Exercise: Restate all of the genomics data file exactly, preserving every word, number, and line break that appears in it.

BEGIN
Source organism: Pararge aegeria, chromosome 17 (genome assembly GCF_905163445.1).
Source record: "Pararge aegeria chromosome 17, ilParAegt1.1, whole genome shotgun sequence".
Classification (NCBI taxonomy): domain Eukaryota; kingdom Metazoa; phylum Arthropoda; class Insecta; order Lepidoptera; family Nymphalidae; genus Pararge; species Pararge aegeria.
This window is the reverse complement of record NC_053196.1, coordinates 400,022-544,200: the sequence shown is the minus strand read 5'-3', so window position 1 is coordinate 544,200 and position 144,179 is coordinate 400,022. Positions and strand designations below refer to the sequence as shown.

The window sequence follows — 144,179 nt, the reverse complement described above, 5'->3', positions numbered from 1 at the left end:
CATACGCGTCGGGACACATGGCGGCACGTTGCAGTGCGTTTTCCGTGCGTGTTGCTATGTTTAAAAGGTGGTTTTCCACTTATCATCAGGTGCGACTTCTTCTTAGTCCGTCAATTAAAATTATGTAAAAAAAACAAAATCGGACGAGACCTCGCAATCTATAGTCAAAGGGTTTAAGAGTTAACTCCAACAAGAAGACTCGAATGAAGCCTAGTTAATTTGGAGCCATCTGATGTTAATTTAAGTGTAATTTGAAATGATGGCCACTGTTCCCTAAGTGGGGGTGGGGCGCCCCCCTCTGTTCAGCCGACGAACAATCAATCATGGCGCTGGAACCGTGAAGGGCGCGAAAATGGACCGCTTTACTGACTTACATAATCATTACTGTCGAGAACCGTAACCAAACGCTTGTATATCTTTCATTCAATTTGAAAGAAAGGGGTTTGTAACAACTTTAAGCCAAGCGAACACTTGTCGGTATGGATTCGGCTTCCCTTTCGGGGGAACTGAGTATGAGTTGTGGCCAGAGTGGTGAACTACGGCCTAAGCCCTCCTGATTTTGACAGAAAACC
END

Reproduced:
Source organism: Pararge aegeria, chromosome 17 (genome assembly GCF_905163445.1).
Source record: "Pararge aegeria chromosome 17, ilParAegt1.1, whole genome shotgun sequence".
Classification (NCBI taxonomy): domain Eukaryota; kingdom Metazoa; phylum Arthropoda; class Insecta; order Lepidoptera; family Nymphalidae; genus Pararge; species Pararge aegeria.
This window is the reverse complement of record NC_053196.1, coordinates 400,022-544,200: the sequence shown is the minus strand read 5'-3', so window position 1 is coordinate 544,200 and position 144,179 is coordinate 400,022. Positions and strand designations below refer to the sequence as shown.

The window sequence follows — 144,179 nt, the reverse complement described above, 5'->3', positions numbered from 1 at the left end:
CATACGCGTCGGGACACATGGCGGCACGTTGCAGTGCGTTTTCCGTGCGTGTTGCTATGTTTAAAAGGTGGTTTTCCACTTATCATCAGGTGCGACTTCTTCTTAGTCCGTCAATTAAAATTATGTAAAAAAAACAAAATCGGACGAGACCTCGCAATCTATAGTCAAAGGGTTTAAGAGTTAACTCCAACAAGAAGACTCGAATGAAGCCTAGTTAATTTGGAGCCATCTGATGTTAATTTAAGTGTAATTTGAAATGATGGCCACTGTTCCCTAAGTGGGGGTGGGGCGCCCCCCTCTGTTCAGCCGACGAACAATCAATCATGGCGCTGGAACCGTGAAGGGCGCGAAAATGGACCGCTTTACTGACTTACATAATCATTACTGTCGAGAACCGTAACCAAACGCTTGTATATCTTTCATTCAATTTGAAAGAAAGGGGTTTGTAACAACTTTAAGCCAAGCGAACACTTGTCGGTATGGATTCGGCTTCCCTTTCGGGGGAACTGAGTATGAGTTGTGGCCAGAGTGGTGAACTACGGCCTAAGCCCTCCTGATTTTGACAGAAAACC